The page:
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Aesthetics & the Gospel

Yesterday I read an article that I wanted to bring to y'all's (my faithful reader or two) attention and briefly discuss. The article itself discussion the much publicized Bibliotheca Kickstarter campaign Adam Lewis Greene. It's a pretty amazing occurrence considering the original goal for the campaign was $37,000 and as of right now they've raised almost $1.5 million! The goal of the Bibliotheca Kickstarter project is to publish a Bible. Greene's vision is to simplify the Bible and remove much of the additions that have found their way into Biblical production over the years. No, Greene is not talking about the actual content of the Bible, he's focusing on things like: cross-references, footnotes, study notes, concordances, and all the other things you'll typically find in a Bible at Barnes & Nobel. Greene wants to publish a Bible (ASV translation) looks, feels, and reads more like a book.

For those of you who are familiar with the project I apologize for the necessary redundancy of information presented in the previous paragraph. What I would now like to focus on is the article that was brought to my attention yesterday that addressed the Bibliotheca project. In the article, Jason Morehead asks (and answers) the question of why someone would want to "make the Bible more beautiful." One of the questions he raised was something that you'll hear often in modern Christian contexts; I'll quote the paragraph in full for context:

Ultimately, this is a question of pragmatism versus aisthetics, and it goes beyond Bible design. An obvious parallel exists concerning church architecture. I once got into a discussion concerning Saint Cecilia's, a massive cathedral that dominates Omaha's skyline. I was praising the building's beauty — and lamenting that Catholics always have the best architecture — when I was rebuked. Such grand architecture was unnecessary, I was told, and a waste of money — money that could've been used for a truly worthwhile ministry, like helping the poor or funding missionaries.

Like I said, this sort of argumentation is often heard in modern Christian circles. In short, the argument believes that pragmatism should always trump aesthetics. Morehead answers this challenge well (I think) by going on to conclude his article by quoting Rod Dreher:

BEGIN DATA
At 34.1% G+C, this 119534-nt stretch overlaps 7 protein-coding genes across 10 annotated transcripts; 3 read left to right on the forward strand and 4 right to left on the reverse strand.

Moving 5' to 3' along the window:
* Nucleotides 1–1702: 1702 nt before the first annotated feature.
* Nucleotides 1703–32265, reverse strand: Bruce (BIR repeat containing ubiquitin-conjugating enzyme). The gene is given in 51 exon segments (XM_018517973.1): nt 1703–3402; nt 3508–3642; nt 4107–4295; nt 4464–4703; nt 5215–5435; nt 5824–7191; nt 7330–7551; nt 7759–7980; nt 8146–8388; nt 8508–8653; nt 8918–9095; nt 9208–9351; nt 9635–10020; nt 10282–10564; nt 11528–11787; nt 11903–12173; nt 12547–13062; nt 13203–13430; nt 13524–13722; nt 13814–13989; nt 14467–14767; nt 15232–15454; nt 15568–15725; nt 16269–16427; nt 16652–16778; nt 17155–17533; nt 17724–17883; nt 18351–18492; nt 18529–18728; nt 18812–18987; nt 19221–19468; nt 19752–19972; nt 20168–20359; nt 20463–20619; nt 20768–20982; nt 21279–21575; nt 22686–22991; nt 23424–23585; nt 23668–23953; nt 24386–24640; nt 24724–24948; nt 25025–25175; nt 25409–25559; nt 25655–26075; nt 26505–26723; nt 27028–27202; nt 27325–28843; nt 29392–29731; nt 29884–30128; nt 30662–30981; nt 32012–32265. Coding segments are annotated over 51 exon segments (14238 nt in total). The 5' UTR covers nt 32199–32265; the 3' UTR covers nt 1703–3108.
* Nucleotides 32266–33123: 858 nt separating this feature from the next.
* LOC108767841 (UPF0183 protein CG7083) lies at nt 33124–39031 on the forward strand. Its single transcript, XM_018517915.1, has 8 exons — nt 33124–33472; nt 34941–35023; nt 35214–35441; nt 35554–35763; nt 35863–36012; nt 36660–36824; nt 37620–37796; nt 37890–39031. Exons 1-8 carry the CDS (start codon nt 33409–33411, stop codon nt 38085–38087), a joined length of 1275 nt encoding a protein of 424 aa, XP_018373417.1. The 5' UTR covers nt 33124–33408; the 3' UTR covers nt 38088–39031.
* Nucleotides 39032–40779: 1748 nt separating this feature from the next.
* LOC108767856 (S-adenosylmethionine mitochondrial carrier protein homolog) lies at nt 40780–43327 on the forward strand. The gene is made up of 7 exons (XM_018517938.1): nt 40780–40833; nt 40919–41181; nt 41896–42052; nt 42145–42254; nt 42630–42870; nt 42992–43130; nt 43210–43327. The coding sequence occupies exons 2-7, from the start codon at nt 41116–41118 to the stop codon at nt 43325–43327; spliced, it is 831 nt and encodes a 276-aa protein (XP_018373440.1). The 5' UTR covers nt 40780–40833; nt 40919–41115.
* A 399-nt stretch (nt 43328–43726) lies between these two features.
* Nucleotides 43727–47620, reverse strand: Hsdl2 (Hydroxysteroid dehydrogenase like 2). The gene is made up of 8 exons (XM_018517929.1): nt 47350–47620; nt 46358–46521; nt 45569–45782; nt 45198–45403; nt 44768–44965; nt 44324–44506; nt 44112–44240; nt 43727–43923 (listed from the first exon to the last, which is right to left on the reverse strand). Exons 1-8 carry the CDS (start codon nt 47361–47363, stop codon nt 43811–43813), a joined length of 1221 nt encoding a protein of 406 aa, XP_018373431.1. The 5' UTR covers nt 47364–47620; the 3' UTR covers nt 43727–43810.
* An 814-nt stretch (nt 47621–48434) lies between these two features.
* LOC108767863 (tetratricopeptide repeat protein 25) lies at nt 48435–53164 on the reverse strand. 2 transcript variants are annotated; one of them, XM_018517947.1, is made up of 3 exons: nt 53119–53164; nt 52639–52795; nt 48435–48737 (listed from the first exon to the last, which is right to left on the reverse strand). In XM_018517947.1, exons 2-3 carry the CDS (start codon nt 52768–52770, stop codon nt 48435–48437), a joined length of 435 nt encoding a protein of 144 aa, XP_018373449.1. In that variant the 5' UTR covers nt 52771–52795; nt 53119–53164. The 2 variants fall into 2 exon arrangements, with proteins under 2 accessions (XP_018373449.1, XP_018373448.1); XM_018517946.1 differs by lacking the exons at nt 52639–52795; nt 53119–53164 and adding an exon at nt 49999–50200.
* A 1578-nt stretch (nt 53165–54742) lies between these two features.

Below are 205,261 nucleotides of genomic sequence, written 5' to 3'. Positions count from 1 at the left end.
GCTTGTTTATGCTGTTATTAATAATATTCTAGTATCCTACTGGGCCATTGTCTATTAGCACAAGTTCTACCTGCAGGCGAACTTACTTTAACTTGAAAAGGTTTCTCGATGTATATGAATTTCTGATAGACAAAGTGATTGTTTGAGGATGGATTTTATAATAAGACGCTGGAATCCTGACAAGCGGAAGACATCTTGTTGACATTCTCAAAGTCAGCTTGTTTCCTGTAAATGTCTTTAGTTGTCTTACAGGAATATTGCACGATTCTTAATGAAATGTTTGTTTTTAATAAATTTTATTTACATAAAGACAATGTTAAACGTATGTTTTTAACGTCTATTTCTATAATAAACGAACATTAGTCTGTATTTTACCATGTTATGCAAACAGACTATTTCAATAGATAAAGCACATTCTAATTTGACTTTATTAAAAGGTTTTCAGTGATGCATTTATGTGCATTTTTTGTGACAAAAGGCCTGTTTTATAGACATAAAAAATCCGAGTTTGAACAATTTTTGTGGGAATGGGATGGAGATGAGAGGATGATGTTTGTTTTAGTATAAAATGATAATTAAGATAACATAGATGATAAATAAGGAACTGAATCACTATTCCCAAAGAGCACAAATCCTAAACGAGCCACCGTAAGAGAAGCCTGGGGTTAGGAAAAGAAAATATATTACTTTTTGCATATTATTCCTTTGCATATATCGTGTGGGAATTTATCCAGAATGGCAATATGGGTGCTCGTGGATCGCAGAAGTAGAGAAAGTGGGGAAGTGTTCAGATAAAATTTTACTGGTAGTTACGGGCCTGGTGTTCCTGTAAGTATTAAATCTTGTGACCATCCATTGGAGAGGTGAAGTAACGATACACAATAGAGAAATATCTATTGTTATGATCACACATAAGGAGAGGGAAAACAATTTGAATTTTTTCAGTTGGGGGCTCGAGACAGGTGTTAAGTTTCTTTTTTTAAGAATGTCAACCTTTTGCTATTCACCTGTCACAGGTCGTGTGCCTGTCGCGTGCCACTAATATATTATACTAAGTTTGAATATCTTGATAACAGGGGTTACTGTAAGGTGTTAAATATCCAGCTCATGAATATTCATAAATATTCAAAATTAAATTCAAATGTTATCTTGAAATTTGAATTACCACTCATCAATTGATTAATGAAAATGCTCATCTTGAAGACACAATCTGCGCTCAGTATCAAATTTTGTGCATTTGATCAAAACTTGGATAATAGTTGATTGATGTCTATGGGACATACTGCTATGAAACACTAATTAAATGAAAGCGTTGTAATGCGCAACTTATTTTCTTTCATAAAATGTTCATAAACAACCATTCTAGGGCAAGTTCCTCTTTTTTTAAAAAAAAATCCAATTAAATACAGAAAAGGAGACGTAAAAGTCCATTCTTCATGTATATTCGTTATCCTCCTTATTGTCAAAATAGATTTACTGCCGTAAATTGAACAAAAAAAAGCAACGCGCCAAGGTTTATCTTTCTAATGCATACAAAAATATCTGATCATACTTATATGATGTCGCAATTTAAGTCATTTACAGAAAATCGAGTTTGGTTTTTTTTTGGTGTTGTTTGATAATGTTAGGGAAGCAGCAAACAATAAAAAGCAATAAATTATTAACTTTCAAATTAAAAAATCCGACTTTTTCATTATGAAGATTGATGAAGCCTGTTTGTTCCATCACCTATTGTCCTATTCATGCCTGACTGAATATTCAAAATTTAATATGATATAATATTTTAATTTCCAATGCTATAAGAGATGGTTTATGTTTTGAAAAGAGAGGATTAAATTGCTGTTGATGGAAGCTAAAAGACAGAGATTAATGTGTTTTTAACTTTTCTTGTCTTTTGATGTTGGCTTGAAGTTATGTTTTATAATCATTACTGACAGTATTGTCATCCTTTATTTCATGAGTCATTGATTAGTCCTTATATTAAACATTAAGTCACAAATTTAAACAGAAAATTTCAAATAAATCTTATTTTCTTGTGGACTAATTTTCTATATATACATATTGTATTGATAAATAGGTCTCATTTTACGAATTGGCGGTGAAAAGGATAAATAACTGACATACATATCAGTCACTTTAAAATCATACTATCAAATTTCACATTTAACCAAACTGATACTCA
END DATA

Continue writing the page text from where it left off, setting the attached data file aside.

When you have truth united to beauty, you have something very powerful indeed. Beauty is unsettling because our response to it is visceral, not intellectualized. We are not pure minds, but our minds are incarnate, inseparable from our bodies. Beauty seduces. The question of whether or not it seduces one toward truth and light, or towards falsehood and darkness, is a separate one, but not nearly as separate as we might thing.

As James K.A. Smith once said in an address he was giving "We Moderns like to think of people as 'brains of a stick.'" In other words, we often assume that all their is to life is knowledge and that if we could just change people's way of thinking then we could change their person as a whole. The issue with this, as Dreher points out, is that you cannot change the whole person by just dealing with the mind.

Another thing that came to my mind when I was reading Morehead's article was something Douglas Wilson said in a sermon sometime last year in regards to Jesus' feeding of the 5,000. Wilson addressed the reality that we do not live in a "zero-sum universe." By "zero-sum" Wilson meant that their is a finite quantity of material, like I pie-graph. Like a pizza, in a pie-graph if you take 20% away then you are left with 20% less material. Wilson does a good job explaining that that is not the kind of world that we live in. We are not participating in a zero-sum game. Therefore, when a Christian wants to build something that is going to be "expensive" he need not worry that the funds he is using for his project are taking a slice away from the pizza that could have been better used elsewhere (like in missions or feeding the poor). What we need to remember is that Jesus describes his kingdom (many times) in terms of harvesting language. Moreover, the language of harvest explains a phenomenon of exponential return (30, 60, & 100 fold). In the harvest of the kingdom there is always a greater return than the initial investment. The world is not a zero-sum game.

Food for thought.


Post Script – If you have not seen the Bibliotheca movie then check it out!


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